- Associated Press - Friday, March 6, 2020

LAS VEGAS (AP) - Republicans looking to unseat Democratic Rep. Susie Lee of Nevada this year plan to use her vote to impeach President Donald Trump against her as she seeks re-election in a swing congressional district, but the freshman congresswoman said Friday she isn’t worried about it.

“I know that I’m going to have a tough fight in 2020,” Lee told about 40 supporters outside the county elections office in Las Vegas before she went to formally file for re-election in Nevada’s 3rd Congressional District. “I’m in a district that Trump won and we had the impeachment vote, and so that will be used against me.”

Lee went on to say she thought “hard and seriously” about her vote.



“It wasn’t something I walked into Congress certain I was going to do. But I had to protect our democracy by taking that vote,” Lee said.

When asked by The Associated Press in an interview after if she’s worried about the impeachment vote hurting her, she said, “I’m not.”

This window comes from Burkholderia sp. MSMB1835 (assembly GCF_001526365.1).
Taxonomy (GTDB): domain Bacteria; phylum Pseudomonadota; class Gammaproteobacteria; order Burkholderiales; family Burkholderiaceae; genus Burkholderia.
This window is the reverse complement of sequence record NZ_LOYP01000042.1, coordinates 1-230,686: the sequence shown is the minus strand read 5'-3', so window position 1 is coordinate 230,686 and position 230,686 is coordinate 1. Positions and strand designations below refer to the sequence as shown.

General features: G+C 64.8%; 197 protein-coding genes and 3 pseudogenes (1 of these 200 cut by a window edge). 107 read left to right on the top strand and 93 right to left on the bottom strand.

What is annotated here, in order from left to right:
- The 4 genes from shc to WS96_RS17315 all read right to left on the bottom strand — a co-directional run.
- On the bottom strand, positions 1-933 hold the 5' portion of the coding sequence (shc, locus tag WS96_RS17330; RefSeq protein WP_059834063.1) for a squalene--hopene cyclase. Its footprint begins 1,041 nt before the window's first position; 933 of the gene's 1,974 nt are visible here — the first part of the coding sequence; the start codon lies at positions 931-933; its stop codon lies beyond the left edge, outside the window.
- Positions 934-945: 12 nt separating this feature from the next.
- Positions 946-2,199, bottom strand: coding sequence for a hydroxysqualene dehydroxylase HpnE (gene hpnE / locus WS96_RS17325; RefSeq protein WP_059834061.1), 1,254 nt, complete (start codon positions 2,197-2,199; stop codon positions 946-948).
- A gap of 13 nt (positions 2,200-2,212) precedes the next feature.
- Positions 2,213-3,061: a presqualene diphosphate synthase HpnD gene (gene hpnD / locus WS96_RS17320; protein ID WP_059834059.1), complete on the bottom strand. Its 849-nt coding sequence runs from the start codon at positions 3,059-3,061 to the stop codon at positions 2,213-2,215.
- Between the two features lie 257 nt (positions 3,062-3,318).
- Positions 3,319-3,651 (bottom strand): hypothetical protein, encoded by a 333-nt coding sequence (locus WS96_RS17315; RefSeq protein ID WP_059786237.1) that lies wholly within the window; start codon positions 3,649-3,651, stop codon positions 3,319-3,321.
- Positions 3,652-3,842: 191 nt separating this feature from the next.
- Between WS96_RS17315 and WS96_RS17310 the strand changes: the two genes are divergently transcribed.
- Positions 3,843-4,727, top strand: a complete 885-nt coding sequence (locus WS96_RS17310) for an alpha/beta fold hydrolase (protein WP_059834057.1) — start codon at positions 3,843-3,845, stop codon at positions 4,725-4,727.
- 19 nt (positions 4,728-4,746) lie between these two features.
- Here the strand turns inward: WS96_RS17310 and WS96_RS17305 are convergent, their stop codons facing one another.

The congresswoman said she’s worked on veterans’ issues and helping her constituents, and said most of the bills she’s cosponsored were bipartisan.

“I’m going to run on that record and I think that’s what people want and that’s what is going to get me across the finish line,” she said.

Democrats currently hold a slight voter registration advantage in her Las Vegas-area district, which Lee won by 9 percentage points in 2018.

Lee said she didn’t know if Trump would win her district again in 2020 but she said, “I think the American public is ready for a change.”

President Donald Trump’s re-election campaign did not immediately have a comment to respond.

Lee caucused last month for former South Bend, Indiana, Mayor Pete Buttigieg in Nevada’s presidential caucuses. But with Buttigieg having dropped out, Lee wasn’t ready to endorse one of the few Democrats left in the race Friday, saying, “I will make a decision when I cross that bridge.”

Candidates have until March 13 to file to run for the seat, but she has so far drawn only one primary challenger from Navy veteran and doctor Dennis Sullivan.

Republican challengers include former Nevada state treasurer Dan Schwartz and former professional wrestler Dan Rodimer.

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